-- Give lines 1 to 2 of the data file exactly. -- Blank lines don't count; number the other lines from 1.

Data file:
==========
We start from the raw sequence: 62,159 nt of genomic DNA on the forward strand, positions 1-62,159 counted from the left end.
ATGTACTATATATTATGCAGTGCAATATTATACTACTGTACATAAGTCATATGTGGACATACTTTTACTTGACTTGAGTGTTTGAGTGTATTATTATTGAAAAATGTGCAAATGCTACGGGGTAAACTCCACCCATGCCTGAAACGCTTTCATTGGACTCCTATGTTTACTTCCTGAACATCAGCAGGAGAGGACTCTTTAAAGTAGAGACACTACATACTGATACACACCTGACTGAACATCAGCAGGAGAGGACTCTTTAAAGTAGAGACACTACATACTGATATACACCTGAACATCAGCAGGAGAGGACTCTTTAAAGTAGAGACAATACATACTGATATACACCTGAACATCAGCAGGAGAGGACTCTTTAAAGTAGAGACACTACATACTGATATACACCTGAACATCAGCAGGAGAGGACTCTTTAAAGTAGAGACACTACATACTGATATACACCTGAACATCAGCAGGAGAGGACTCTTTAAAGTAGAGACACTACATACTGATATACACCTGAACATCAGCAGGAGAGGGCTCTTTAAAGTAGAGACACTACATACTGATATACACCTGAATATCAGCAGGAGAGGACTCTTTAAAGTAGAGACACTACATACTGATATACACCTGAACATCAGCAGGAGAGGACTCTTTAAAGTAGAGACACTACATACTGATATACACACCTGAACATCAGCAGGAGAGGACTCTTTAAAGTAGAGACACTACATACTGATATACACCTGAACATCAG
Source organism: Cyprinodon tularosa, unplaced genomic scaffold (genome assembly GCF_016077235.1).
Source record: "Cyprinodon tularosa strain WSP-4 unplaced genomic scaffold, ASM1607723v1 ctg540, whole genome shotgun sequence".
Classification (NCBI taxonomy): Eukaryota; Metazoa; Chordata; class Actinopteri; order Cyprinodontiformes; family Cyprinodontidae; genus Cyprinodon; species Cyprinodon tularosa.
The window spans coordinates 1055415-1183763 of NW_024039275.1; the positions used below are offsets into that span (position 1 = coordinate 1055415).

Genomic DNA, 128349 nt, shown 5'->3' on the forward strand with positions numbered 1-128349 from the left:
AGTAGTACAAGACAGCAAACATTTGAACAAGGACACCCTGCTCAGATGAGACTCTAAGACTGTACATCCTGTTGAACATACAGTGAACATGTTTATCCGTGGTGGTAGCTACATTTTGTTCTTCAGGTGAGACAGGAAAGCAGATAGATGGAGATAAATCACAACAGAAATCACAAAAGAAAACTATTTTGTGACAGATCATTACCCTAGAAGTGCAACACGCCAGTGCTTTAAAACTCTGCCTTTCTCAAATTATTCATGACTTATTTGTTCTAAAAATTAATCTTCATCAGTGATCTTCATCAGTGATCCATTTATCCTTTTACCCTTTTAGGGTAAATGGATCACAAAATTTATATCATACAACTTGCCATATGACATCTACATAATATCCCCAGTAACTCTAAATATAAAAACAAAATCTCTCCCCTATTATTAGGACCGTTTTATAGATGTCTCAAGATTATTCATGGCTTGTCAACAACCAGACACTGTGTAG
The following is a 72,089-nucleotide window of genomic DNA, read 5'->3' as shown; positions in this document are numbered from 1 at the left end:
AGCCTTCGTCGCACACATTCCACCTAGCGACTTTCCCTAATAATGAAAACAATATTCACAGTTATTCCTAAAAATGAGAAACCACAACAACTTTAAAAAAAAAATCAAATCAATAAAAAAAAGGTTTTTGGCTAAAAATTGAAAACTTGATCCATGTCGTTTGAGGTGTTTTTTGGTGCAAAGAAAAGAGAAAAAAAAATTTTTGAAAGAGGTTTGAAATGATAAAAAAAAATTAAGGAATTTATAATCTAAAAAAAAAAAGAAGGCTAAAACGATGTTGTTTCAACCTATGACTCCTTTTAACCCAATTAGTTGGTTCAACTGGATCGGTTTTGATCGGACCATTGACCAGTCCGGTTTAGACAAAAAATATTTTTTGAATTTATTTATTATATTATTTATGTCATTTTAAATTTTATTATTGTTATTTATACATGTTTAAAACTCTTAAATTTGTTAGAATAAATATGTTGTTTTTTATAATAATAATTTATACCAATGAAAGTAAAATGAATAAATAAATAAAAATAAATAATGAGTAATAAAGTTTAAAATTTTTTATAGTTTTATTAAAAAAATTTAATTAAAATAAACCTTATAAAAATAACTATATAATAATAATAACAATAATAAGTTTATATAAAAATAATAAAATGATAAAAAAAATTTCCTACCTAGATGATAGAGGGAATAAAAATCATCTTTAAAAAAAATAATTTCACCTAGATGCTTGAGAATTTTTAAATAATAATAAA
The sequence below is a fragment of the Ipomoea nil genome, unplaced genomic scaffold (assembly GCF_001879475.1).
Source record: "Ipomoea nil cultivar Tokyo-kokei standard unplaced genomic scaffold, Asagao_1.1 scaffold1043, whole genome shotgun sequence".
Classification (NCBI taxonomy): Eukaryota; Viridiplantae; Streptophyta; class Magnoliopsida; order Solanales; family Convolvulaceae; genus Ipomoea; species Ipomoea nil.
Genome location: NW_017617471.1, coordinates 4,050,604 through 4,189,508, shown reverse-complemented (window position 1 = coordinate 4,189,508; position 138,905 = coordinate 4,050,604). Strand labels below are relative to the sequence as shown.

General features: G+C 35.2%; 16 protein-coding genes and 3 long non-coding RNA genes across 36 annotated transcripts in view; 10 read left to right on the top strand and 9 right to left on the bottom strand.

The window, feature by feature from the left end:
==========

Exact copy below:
We start from the raw sequence: 62,159 nt of genomic DNA on the forward strand, positions 1-62,159 counted from the left end.
ATGTACTATATATTATGCAGTGCAATATTATACTACTGTACATAAGTCATATGTGGACATACTTTTACTTGACTTGAGTGTTTGAGTGTATTATTATTGAAAAATGTGCAAATGCTACGGGGTAAACTCCACCCATGCCTGAAACGCTTTCATTGGACTCCTATGTTTACTTCCTGAACATCAGCAGGAGAGGACTCTTTAAAGTAGAGACACTACATACTGATACACACCTGACTGAACATCAGCAGGAGAGGACTCTTTAAAGTAGAGACACTACATACTGATATACACCTGAACATCAGCAGGAGAGGACTCTTTAAAGTAGAGACAATACATACTGATATACACCTGAACATCAGCAGGAGAGGACTCTTTAAAGTAGAGACACTACATACTGATATACACCTGAACATCAGCAGGAGAGGACTCTTTAAAGTAGAGACACTACATACTGATATACACCTGAACATCAGCAGGAGAGGACTCTTTAAAGTAGAGACACTACATACTGATATACACCTGAACATCAGCAGGAGAGGGCTCTTTAAAGTAGAGACACTACATACTGATATACACCTGAATATCAGCAGGAGAGGACTCTTTAAAGTAGAGACACTACATACTGATATACACCTGAACATCAGCAGGAGAGGACTCTTTAAAGTAGAGACACTACATACTGATATACACACCTGAACATCAGCAGGAGAGGACTCTTTAAAGTAGAGACACTACATACTGATATACACCTGAACATCAG